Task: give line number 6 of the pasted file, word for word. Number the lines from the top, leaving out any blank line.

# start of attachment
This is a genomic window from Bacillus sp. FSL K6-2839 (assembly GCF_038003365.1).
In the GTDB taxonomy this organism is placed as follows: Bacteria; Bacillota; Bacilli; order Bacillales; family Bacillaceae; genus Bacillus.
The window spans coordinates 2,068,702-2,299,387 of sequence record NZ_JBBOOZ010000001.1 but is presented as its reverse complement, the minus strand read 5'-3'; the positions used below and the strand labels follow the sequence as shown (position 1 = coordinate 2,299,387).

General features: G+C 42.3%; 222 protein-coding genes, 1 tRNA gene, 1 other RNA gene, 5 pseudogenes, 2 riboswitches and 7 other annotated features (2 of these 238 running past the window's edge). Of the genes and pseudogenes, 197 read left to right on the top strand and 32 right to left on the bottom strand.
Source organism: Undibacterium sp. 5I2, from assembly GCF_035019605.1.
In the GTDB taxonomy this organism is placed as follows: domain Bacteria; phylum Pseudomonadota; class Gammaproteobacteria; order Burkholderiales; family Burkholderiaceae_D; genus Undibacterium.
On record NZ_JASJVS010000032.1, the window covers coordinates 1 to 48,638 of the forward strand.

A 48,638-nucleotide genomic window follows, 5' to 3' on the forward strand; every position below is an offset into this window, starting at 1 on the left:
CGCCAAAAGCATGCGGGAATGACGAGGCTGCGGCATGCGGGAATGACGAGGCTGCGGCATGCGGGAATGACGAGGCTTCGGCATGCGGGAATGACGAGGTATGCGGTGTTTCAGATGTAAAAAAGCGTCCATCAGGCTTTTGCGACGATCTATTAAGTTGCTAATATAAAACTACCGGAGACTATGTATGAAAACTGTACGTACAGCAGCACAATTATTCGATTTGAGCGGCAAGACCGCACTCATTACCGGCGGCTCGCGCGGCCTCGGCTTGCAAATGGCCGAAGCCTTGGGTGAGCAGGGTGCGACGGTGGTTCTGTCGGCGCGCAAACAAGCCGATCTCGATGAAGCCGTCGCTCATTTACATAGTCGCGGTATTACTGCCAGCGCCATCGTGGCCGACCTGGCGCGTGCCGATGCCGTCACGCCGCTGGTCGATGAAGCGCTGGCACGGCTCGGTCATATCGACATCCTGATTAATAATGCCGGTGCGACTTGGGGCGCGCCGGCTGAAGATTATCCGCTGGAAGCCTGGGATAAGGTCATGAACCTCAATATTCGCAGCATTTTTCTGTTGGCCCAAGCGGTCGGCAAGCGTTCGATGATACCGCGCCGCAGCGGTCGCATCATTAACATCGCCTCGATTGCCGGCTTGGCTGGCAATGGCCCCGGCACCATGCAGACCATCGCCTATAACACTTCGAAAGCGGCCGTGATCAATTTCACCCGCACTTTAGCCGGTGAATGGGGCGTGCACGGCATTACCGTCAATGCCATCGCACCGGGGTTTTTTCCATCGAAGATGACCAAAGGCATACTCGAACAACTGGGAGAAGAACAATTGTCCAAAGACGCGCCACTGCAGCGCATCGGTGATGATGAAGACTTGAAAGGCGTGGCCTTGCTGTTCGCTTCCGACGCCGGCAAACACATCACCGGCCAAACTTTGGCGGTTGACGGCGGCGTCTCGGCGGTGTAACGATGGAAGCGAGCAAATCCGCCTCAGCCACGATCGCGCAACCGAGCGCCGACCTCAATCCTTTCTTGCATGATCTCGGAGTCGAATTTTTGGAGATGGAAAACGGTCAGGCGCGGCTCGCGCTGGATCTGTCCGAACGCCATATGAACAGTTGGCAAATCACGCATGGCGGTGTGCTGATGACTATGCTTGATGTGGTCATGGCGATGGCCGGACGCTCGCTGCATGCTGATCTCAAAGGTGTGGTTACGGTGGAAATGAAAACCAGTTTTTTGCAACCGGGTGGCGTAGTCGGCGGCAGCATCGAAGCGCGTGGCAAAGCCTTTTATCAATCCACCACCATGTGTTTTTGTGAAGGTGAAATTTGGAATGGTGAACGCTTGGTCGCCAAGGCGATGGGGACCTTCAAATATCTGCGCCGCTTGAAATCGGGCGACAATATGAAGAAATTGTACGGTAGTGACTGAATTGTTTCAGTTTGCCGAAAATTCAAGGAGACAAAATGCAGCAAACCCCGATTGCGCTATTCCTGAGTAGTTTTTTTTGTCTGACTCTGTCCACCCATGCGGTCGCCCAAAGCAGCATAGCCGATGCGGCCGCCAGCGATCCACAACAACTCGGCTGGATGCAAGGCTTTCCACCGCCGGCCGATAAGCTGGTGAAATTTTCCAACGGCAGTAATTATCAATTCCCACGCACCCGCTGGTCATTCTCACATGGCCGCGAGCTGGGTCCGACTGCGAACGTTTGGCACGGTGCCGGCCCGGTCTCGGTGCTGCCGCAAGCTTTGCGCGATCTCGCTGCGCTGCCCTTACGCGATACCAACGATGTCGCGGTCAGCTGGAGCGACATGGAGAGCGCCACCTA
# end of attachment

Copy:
In the GTDB taxonomy this organism is placed as follows: domain Bacteria; phylum Pseudomonadota; class Gammaproteobacteria; order Burkholderiales; family Burkholderiaceae_D; genus Undibacterium.